“The greatest inspiration, the most sublime ideas of living that have come down to humanity come from a higher realm, a happier realm, a place of pure dreams, a heaven of blessed notions. Ideas and infinite possibilities dwell there in absolute tranquility.
Before these ideas came to us they were pure, they were silent, and their life-giving possibilities were splendid. But when they come to our earthly realm they acquire weight and words. They become less.”
“The sweetest notions, ideas of universal love and justice, love for one another, or intuitions of joyful creation, these are all perfect in their heavenly existences. Any artist will tell you that ideas are happier in the heaven of their conception than on the earth of their realization. We should return to pure contemplation, to sweet meditation, to the peace of silent loving, the serenity of deep faith, to the stillness of deep waters. We should sit still in our deep selves and dream good new things for humanity. We should try and make those dreams real. We should keep trying to raise higher the conditions and possibilities of this world. Then maybe one day, after much striving, we might well begin to create a world justice and a new light on this earth that could inspire a ten-second silence of wonder – even in heaven.”
― Ben Okri
“People are very afraid of nothingness. When they hear about emptiness, people are also very afraid, but emptiness just means the extinction of ideas. Emptiness is not the opposite of existence. It is not nothingness or annihilation. The idea of existence has to be removed, and so does the idea of nonexistence…When you practice looking deeply, you see your true nature of no birth, no death; no being, no nonbeing; no coming, no going; no same, no different. When you see this, you are free from fear. You are free from craving and free from jealousy.” -Thich Nhat Hanh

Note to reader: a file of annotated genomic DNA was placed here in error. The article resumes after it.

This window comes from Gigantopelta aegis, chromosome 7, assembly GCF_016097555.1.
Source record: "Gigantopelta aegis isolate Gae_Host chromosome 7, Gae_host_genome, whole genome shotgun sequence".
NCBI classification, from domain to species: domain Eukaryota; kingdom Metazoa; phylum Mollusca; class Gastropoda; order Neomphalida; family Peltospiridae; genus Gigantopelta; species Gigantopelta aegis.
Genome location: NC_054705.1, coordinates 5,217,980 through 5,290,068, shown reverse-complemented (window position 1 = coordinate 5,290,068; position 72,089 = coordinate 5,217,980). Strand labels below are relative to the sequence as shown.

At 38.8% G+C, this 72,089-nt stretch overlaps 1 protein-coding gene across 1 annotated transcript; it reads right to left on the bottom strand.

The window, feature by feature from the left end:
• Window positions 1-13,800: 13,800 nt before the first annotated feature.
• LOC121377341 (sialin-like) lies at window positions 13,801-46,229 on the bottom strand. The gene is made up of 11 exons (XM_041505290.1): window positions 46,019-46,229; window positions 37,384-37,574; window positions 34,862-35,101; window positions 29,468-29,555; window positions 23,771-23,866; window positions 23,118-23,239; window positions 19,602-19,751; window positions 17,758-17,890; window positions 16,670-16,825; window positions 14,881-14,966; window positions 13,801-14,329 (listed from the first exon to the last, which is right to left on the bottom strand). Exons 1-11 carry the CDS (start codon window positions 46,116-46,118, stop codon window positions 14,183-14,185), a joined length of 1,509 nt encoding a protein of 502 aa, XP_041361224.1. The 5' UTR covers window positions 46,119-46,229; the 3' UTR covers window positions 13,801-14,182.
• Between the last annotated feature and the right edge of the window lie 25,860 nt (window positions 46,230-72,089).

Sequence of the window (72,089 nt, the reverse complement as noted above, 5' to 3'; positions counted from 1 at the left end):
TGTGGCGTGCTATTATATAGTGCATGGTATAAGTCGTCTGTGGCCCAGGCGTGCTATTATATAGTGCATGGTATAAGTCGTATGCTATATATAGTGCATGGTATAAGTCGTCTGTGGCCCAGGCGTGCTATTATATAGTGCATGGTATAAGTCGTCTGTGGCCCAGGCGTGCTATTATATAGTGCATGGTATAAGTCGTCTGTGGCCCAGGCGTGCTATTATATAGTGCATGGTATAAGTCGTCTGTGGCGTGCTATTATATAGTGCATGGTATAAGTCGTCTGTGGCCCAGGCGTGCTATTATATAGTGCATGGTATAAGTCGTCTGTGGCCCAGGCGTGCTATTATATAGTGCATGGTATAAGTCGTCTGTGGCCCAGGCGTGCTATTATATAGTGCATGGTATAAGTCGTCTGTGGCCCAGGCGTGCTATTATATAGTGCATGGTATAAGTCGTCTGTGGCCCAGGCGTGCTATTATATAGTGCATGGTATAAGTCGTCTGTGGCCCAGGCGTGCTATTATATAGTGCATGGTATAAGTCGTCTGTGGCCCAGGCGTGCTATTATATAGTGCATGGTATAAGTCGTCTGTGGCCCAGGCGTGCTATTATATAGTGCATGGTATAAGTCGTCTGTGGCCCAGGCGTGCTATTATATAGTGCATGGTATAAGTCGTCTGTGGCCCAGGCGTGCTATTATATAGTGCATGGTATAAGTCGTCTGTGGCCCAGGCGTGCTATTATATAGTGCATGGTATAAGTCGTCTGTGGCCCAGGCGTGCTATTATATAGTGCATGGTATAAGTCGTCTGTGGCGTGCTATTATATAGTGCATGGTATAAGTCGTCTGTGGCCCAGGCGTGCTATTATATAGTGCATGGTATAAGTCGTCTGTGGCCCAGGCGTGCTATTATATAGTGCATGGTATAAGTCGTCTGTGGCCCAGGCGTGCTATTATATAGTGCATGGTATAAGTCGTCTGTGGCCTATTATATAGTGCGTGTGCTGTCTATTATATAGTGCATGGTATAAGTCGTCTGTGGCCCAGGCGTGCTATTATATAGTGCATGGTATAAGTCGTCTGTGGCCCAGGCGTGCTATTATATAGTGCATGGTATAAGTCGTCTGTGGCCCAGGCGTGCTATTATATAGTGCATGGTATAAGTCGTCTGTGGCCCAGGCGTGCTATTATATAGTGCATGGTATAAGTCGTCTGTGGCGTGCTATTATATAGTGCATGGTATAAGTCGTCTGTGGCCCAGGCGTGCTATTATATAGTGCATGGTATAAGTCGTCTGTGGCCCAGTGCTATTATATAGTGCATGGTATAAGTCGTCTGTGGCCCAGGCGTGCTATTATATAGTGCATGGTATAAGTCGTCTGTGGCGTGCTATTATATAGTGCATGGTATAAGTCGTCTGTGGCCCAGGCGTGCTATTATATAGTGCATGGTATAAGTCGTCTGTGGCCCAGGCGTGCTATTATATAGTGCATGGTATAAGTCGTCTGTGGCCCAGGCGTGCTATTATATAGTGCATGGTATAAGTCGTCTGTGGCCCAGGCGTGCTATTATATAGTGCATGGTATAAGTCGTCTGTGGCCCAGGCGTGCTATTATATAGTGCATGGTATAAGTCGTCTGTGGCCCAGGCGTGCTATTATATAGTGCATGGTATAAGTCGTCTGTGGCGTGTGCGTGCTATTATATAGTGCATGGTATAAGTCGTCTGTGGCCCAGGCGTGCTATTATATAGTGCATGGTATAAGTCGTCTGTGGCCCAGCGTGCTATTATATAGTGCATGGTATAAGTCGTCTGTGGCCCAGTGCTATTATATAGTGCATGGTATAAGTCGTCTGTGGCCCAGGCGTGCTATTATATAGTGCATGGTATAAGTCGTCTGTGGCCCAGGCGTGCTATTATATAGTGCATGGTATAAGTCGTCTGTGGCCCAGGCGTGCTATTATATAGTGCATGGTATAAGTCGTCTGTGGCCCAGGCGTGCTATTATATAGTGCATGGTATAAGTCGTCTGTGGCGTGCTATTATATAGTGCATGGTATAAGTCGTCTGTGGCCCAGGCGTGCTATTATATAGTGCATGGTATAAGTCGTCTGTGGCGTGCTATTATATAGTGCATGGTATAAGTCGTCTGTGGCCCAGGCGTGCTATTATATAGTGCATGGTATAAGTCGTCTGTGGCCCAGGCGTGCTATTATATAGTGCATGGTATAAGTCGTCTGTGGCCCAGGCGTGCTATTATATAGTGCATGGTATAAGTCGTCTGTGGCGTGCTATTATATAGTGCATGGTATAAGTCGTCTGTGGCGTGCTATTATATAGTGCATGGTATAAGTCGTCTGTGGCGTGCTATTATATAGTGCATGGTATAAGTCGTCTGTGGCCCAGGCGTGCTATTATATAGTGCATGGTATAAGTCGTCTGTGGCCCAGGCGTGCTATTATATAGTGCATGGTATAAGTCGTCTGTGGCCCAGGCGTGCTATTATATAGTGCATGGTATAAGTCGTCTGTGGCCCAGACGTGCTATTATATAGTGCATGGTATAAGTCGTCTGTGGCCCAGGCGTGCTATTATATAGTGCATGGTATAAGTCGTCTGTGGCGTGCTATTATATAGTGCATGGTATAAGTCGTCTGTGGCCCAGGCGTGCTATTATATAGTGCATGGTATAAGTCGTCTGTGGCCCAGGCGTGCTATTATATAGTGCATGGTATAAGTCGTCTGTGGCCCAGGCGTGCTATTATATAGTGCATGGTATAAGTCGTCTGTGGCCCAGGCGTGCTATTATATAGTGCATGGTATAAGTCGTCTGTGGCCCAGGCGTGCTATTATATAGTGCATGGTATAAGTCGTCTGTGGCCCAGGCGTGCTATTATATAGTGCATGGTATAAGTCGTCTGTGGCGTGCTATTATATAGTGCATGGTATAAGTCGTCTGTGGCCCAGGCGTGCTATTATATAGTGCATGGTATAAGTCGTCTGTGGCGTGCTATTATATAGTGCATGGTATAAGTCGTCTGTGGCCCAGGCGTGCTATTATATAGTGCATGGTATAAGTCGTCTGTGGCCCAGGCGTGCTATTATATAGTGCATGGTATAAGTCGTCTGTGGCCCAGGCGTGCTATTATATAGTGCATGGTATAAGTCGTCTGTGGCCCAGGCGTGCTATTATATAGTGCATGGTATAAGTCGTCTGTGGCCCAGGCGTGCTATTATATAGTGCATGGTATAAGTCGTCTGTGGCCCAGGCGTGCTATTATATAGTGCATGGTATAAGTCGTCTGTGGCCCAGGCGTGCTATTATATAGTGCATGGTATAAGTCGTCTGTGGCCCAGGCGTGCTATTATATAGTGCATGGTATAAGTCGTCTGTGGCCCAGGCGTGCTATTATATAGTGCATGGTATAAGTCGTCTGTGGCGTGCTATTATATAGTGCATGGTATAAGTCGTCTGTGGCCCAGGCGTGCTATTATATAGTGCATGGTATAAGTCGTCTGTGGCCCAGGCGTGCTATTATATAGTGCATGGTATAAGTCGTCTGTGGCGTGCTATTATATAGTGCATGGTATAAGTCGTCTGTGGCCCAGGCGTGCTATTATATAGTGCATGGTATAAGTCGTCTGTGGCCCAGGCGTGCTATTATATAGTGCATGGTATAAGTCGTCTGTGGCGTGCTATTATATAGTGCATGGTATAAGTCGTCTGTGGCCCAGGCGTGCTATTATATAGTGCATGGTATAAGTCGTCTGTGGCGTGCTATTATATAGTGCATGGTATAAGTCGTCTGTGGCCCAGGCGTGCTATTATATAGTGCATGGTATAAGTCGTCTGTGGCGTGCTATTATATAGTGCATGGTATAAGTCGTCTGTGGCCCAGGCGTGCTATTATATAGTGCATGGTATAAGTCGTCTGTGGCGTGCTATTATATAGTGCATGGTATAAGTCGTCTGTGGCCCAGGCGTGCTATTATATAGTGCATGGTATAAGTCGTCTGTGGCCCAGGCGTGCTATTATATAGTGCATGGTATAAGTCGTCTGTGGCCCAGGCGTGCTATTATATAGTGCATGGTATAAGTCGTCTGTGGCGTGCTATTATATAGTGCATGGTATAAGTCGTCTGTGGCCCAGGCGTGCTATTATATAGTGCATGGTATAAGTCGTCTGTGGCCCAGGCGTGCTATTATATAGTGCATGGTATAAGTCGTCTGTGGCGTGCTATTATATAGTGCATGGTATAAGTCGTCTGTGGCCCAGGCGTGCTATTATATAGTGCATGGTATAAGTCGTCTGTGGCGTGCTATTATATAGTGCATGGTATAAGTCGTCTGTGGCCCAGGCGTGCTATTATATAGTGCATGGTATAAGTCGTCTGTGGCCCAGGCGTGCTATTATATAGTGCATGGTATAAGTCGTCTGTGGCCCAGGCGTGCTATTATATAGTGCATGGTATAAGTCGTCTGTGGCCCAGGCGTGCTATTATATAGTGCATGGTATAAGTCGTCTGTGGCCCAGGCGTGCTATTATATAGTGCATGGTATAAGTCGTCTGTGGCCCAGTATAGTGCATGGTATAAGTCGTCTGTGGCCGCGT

“Please remember that your notions of happiness may be very dangerous. The Buddha said happiness can only be possible in the here and now. So go back and examine deeply your notions and ideas of happiness. You may recognize that the conditions of happiness that are already there in your life are enough. Then happiness can be instantly yours.”
Why do we make the choices we do? After all, we do not have unlimited freedom to do things. We find ourselves constrained by our gender, our race, our economic circumstances, our personalities that were shaped both by genetics and the random processes of life. Furthermore, we find that other people have their own ideas of what we should be doing, and they constrain us still further.
A person born into one culture will have entirely different options than one born into another. They may both lead valuable lives, but they will most certainly differ in many respects. The meaning that they find will come from different palettes. We cannot say that one person’s life is more valuable than another’s.
Of all the people who have lived, have any of them been truly “better” than another? We see in their lives only the exercise of preferences, not differences of inherent meaning.
All meaning in life is arbitrary. It is not tied to god, family, or self unless we define it as such. Nothing in life gives us meaning in and of itself. It is we who assign meaning to objects and relationships. We all try to make the structure of our meaning pretty, but in the end, there is no escape from the feeling that it is all arbitrary.
It might be better not to ruin the universe with our own patterns.